Orwell returned to this theme many times, partly because he saw contradictions in his own ideology: democratic socialism. His conception of socialism was that the state would take charge of economic life, setting people free from poverty and unemployment, leaving the individual's intellectual life alone. But where the state had nationalized the factories, it had nationalized the intellectual life as well. To be an orthodox socialist was to ignore this—and become a dishonest writer.

The contradictions of the "official" leftist ideology circa 1948 and the various leftist ideological flip-flops since 1917 are summarized in the essay "Writers and Leviathan." Here Orwell broadens his claim that subservience to totalitarian ideology places the writer in an untenable position, including in his analysis subservience to all conventional doctrines: "To accept an orthodoxy is always to inherit unresolved contradictions." Yet with vital political conflicts raging over the surface of the globe, Orwell saw no wisdom in dropping out of politics for the sake of literary autonomy. In certain situations, he argued, it is of vital practical importance to commit oneself to a lesser of two evils—the Spanish Loyalists in 1937, for example, or the Allied governments in World War II—but if you must compromise yourself, do it as a common individual, not as a writer. Fight in the trenches for a dubious cause to put down a horrifying one; manufacture guns, tanks, and airplanes—but not lies. Dirty your hands, but keep your vision—and your writing—clean.

At first glance, many of the essays in this collection seem to deal with literature or popular culture rather than politics (e.g., "Charles Dickens" or "Boys' Weeklies"), but it is usually the political relevance of the subject that Orwell focuses on. Politics is the thread that ties together practically all of Orwell's work. In "Why I Write," he states: "Every line of serious work I have written since 1936 [when he fought against Franco in Spain] has been written, directly or indirectly, against totalitarianism and for democratic Socialism, as I understand it." Some of the essays are straight political writing, such as "Antisemitism in Britain" and "Notes on Nationalism." Most of them, however, mix politics with analysis of literature or popular culture, as in "Arthur Koestler," "Wells, Hitler, and the World State," and "Politics vs. Literature: an Examination of Gulliver's Travels." Five of the essays are mainly accounts of personal experience, yet each has a political application: "Marrakech" and "Shooting an Elephant," for example, are both indictments of imperialism, and politics is never far below the surface in "Looking Back on the Spanish War." Indeed, it is for his two political novels that Orwell is best known; it would be no surprise if the reader finds his overtly political pieces the most interesting.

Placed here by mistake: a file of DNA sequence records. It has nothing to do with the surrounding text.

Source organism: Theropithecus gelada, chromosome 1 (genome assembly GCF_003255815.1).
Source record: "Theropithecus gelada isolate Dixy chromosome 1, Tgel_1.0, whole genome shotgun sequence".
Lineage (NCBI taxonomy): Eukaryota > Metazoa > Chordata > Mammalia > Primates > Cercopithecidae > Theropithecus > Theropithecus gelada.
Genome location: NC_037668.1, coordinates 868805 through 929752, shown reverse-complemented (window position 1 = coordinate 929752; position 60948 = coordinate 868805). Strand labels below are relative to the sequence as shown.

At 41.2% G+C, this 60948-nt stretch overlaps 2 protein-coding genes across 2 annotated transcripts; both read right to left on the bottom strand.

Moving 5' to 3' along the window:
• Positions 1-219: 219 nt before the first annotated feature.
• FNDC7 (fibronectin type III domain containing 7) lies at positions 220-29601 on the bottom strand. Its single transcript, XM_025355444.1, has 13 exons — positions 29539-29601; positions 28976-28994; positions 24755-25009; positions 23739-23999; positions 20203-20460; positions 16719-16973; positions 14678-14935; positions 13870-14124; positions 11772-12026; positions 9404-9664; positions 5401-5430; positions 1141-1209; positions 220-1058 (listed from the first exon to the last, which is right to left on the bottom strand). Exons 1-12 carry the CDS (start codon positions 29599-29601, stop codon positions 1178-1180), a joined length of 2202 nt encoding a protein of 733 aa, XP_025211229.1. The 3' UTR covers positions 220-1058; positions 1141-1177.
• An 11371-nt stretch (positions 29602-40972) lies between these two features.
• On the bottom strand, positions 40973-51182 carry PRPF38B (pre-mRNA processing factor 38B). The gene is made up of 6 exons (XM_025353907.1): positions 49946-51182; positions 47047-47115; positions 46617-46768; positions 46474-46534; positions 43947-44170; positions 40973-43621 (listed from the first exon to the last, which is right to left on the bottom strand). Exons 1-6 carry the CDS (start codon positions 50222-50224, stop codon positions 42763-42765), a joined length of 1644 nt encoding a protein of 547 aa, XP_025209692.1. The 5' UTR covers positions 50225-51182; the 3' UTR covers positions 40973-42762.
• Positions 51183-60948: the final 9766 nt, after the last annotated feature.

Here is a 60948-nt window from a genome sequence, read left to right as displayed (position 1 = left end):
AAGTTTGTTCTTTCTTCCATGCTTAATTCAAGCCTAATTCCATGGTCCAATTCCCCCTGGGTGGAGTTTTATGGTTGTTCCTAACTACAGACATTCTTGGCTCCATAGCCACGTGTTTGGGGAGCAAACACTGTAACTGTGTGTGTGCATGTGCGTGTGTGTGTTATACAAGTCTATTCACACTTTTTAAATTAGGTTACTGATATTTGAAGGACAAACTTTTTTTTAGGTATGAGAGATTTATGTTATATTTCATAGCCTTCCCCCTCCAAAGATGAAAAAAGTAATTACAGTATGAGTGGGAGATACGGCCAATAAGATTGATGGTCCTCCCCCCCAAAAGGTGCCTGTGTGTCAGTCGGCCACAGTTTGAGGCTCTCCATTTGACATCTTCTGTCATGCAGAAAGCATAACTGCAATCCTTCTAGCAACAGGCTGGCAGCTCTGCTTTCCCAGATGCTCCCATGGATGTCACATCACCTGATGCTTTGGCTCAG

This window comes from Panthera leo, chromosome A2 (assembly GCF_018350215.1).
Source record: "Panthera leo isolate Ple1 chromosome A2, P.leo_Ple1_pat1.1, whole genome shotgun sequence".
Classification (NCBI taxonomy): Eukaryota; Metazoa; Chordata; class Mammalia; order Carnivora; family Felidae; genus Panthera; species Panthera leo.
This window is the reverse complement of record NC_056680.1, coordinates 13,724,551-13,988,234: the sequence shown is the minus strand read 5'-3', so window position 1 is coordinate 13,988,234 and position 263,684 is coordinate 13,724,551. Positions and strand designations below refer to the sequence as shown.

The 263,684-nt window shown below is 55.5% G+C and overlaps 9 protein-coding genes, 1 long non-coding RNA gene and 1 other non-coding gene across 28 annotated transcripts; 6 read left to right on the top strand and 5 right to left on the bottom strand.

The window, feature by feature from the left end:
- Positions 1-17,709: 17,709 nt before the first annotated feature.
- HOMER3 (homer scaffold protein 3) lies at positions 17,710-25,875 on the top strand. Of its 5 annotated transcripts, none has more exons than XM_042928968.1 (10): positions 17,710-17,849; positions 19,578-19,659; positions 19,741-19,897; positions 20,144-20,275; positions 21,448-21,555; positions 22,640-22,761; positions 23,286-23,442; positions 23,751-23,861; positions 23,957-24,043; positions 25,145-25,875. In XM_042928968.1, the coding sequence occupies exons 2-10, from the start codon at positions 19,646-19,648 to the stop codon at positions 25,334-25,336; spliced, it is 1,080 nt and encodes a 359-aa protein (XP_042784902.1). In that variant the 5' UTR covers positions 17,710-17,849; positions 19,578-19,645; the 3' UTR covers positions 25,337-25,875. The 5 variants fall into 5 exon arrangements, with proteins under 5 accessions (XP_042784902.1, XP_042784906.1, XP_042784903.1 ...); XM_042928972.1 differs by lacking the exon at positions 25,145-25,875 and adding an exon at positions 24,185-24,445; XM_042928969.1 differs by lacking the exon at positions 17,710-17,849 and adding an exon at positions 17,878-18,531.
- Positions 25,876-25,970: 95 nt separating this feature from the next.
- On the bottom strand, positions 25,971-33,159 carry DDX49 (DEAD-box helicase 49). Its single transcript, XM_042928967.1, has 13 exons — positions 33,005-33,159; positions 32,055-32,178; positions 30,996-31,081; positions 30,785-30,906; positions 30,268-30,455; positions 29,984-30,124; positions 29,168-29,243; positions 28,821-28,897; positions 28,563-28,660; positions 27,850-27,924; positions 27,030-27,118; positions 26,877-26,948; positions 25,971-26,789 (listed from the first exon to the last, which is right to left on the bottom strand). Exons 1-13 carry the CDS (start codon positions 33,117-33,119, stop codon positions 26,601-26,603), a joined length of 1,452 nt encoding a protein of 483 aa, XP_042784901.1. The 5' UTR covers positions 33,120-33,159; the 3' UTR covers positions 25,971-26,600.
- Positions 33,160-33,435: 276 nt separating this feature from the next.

Even though Orwell remained a socialist until his death in 1950, his criticism is mainly directed at his fellow leftists, confronting armchair theorizers with the disturbing facts of reality. His emphasis of the political relevance of popular culture and straightforward language should be of special interest to libertarians interested in spreading their ideas more effectively, and his warnings against ideological orthodoxy on the left should keep libertarians on guard against the same error. Some readers will no doubt quibble with this last, as surely their ideology isn't contradicted by the facts—or is it? Is a moralizing isolationism really practical in a world of international price conspiracies and superstates armed to the teeth with H-bombs? Will the amusing schemes of the libertarian anarchists really work, or are they seeing human nature through an ideological screen? It is these sorts of questions that one thinks of after reading Orwell. If "doublethink" can apply to socialists, it can apply to us, too.

(Note: All of the pieces in A Collection of Essays are also contained in the vastly more comprehensive Collected Essays, Journalism & Letters of George Orwell, Sonia Orwell and Ian Angus, eds., published in four volumes by Harcourt, Brace & World, 1968.)

Bruce Ramsey is a graduate of the University of Washington Business School and is currently doing graduate work in journalism at the University of California at Berkeley.